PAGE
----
• five_seven - Wednesday, February 27, 2013 - link

    u mad bro?
  • WeaselITB - Wednesday, February 27, 2013 - link

    No, I agree with BrightCandle and Wall Street (above).

    Imagine if there was a monitor review that went up saying "Well, it can move up and down, the base is pretty, I like the feel of the buttons, and the colors are nice and color-y. There's an on-screen display, but it takes 10 seconds between button pushes to adjust the brightness, but that's a small gripe." Comments would be setting that reviewer on fire for not testing color accuracy, uniformity, etc. You know ... the things that actually matter when differentiating between monitors?

    This review, as BrightCandle said, doesn't cover ANY technical details about what makes this mouse different/better/worse than another mouse. The default 800dpi is all well and awesome, and the ability to adjust it is great (with a delay of up to 20 seconds in between settings, apparently), but if the polling rate is 10Hz I don't care what dpi setting you use, the mouse performance is going to suck. This review doesn't even get that far.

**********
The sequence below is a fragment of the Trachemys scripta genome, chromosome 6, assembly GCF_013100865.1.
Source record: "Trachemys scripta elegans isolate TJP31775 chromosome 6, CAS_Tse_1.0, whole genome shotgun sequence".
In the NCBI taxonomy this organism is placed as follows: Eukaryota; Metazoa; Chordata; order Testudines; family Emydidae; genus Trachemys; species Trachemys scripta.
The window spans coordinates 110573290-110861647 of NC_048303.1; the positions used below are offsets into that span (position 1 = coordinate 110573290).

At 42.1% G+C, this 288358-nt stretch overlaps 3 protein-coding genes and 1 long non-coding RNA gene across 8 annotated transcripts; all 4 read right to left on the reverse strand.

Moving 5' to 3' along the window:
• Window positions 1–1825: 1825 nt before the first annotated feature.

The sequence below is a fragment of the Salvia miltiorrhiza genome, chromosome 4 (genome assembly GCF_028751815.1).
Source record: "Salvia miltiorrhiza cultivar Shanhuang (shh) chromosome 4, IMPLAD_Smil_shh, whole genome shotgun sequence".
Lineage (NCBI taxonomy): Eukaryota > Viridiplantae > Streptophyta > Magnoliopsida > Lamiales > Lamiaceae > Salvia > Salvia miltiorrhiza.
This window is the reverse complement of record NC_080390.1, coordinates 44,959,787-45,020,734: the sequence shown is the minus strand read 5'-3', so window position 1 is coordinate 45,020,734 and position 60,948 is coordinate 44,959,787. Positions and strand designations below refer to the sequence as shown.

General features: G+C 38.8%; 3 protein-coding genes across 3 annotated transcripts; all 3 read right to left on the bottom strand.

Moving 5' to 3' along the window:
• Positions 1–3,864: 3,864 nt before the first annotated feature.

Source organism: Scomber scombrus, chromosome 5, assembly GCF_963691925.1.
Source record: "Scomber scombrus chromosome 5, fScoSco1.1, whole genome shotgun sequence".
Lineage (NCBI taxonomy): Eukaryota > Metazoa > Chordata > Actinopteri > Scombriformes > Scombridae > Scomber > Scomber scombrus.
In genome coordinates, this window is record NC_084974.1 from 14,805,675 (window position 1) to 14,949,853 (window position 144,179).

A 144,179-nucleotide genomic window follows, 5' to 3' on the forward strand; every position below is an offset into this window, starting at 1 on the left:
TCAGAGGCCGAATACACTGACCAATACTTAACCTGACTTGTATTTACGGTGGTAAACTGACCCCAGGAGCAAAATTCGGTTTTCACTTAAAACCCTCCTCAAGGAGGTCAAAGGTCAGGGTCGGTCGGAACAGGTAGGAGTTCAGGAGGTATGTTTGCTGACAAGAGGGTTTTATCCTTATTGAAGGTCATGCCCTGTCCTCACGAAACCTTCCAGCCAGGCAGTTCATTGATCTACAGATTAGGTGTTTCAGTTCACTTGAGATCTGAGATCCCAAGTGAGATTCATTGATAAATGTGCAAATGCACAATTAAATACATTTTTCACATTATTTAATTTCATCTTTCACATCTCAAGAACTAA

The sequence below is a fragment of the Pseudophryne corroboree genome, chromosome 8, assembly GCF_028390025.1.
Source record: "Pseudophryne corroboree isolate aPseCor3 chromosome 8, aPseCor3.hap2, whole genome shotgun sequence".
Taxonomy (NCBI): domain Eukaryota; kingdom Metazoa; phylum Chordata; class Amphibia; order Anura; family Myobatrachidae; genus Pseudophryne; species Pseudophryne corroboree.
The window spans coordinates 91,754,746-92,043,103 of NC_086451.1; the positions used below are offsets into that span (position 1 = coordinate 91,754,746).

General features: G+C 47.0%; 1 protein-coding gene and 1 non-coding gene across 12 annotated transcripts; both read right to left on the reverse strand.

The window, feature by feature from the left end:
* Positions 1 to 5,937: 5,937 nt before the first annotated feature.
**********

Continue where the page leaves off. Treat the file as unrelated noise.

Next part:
Dustin, no offense to you personally, man, but these reviews are not up to the usual Anandtech quality standards. $90 is an awful lot of money to drop on a mouse when the best a review can come up with is a completely subjective "It's a good mouse."

  • Mumrik - Wednesday, February 27, 2013 - link

    The design doesn't exactly look foreign...
  • meshugge - Wednesday, February 27, 2013 - link

    Any chance for a review of the available mice for us left-handers?
  • Spydermag68 - Wednesday, February 27, 2013 - link

    I am still using my Logitech left handed mouse that I bought 10 years ago. This is the last left hand mouse I have seen. I wish manufactures would make more left handed mice.